Sort all components
Start with identifying all the components with their values. If needed take a sheet of paper, put the components on the paper and write near the component the value for easy identification. You can include the component references, like R1 / C3 / IC1, so it is easy to find out where they go.
Clean the PCB
Clean the PCB on both sides with some alcohol, and the brush. Normally this is not really needed, especially if you have just received the PCBs from the supplier, and there is no dust or other contaminants on them. But it never hurts to do it anyway! Clamp the PCB with the component side (top side) facing up in the holder if you use one.
Set the correct temperature
Switch on your soldering iron at this moment, set the temperature to 350 – 360 C if you are using solder wire which contains lead, or around 390 C for lead free solder wire. If you use a specific type of solder, like the Kester K100LD, follow the recommendations of the manufacturer. (Kester K100LD works very nice at 330 – 340 C) Once the soldering iron has reached the set temperature, clean it with the cleaner, and right after apply some solder to the tip. Cover it up completely in a layer of solder. This will help to extend the lifetime of your soldering iron tip!
Bending and mounting components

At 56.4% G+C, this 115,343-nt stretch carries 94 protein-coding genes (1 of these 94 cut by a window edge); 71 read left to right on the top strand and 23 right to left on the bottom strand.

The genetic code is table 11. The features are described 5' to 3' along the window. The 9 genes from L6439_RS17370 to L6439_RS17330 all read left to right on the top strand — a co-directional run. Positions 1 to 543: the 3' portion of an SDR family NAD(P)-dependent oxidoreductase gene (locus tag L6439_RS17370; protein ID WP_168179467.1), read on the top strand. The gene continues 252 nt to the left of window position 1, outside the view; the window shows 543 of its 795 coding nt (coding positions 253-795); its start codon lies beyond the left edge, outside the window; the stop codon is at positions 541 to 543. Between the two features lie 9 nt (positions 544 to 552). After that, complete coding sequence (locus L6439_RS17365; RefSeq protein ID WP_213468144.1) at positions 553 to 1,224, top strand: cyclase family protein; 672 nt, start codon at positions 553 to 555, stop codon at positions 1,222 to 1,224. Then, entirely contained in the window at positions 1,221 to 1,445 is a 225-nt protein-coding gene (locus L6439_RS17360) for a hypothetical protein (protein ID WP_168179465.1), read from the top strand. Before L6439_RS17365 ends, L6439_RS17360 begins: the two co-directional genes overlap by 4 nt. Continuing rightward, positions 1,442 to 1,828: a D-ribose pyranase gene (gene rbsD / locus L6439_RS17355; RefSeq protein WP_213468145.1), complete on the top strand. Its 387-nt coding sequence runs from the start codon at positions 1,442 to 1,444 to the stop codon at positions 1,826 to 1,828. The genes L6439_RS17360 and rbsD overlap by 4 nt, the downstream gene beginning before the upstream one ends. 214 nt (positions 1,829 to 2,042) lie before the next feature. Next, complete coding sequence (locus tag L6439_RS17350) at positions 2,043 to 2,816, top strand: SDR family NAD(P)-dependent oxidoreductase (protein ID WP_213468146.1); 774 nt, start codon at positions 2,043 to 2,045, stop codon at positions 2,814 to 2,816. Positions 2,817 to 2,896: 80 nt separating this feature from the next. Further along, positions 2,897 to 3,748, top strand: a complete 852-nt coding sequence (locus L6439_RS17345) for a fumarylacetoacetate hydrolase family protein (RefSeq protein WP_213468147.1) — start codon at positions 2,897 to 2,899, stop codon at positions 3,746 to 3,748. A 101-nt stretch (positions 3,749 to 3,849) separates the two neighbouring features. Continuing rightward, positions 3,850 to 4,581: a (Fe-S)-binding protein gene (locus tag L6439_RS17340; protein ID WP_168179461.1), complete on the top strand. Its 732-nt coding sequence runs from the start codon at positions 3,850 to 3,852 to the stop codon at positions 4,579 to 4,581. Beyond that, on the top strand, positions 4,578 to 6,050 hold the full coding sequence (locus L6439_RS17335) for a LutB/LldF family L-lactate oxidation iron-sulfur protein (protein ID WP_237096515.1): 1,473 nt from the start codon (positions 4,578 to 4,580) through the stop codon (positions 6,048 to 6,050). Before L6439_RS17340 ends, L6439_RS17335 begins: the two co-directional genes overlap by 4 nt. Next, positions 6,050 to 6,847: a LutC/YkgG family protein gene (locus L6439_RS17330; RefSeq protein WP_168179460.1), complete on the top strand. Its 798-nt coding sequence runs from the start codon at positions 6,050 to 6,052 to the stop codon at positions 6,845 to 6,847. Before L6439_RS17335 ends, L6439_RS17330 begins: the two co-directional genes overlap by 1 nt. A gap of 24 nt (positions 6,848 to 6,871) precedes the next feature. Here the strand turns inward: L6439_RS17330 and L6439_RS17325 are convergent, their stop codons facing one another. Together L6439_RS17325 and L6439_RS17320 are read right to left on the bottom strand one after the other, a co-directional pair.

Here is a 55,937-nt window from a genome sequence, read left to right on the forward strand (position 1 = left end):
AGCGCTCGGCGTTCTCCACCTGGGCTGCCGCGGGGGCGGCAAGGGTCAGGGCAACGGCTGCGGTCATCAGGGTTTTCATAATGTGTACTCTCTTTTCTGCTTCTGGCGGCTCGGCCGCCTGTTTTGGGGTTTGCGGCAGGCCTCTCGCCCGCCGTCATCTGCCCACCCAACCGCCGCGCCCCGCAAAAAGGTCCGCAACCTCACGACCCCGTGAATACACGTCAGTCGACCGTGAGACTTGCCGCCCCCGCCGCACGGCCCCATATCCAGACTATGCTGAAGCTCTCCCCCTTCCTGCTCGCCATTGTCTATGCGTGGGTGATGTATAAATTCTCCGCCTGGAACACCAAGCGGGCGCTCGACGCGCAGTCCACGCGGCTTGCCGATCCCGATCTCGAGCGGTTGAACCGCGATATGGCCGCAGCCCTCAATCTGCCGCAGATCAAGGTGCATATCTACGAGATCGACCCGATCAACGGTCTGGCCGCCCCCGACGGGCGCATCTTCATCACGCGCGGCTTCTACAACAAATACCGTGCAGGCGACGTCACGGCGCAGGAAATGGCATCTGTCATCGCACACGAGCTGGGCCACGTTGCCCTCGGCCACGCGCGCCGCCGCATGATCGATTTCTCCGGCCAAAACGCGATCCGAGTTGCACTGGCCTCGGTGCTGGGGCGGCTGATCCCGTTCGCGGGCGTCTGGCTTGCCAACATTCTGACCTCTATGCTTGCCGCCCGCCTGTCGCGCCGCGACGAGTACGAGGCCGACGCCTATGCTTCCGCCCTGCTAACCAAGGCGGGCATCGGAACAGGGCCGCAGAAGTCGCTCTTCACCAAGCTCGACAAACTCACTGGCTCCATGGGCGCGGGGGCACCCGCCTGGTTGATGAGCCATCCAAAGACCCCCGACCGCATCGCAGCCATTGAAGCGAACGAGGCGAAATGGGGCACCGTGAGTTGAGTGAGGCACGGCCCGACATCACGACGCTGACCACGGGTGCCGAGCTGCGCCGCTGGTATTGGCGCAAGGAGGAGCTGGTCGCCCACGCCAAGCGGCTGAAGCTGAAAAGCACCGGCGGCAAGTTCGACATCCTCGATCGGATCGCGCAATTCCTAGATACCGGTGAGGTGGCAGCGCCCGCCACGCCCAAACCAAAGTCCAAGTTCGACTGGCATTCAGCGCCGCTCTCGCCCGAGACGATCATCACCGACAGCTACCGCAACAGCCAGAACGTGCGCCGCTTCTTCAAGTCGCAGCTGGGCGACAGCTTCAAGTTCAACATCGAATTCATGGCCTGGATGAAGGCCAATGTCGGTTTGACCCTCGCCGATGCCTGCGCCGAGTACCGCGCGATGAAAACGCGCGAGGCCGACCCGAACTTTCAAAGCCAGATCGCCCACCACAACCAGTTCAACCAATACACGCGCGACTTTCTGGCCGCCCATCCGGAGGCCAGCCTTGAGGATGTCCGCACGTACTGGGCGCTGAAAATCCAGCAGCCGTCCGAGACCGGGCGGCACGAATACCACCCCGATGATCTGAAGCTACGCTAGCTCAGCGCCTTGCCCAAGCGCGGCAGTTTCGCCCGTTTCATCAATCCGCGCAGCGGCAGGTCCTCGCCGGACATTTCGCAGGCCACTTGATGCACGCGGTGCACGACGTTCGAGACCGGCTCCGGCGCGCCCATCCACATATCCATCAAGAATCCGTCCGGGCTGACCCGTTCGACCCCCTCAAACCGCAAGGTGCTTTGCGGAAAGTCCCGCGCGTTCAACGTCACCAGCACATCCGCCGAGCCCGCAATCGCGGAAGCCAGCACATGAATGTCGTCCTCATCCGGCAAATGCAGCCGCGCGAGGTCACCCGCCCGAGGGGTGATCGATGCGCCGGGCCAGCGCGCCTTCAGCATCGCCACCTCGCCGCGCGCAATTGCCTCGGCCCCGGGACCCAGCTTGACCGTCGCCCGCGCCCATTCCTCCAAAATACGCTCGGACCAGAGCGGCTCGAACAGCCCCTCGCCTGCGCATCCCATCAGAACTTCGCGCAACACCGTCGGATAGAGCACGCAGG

The best order to mount components is from “low” to “high”. In general the resistors are the lowest components on the PCB, in rare cases this might be different.
Bend the resistor leads using the tool, or the needle nose pliers, and put it in its right place on the PCB. If you are using the clamp, you have now the option
to solder the component in place from the top. If you do not use the clamp, turn the PCB over, keeping your finger on the resistor / part you just put
in its place. Once upside down, bend the component leads outwards, so the component cannot fall out.
Your first solder joint
Now you are going to make the solder joint. Use this routine for a good result:
- Clean your tip using the soldering iron cleaner. Make sure the tip is free of anything black / dirt.
- Apply a little bit of solder wire to your tip. Do not apply a lot, just enough to cover it.
- Place the tip of the soldering iron on the PCB pad, making sure you have the side where you just applied the solder facing the PCB, slightly pushing towards the lead sticking out of the pad.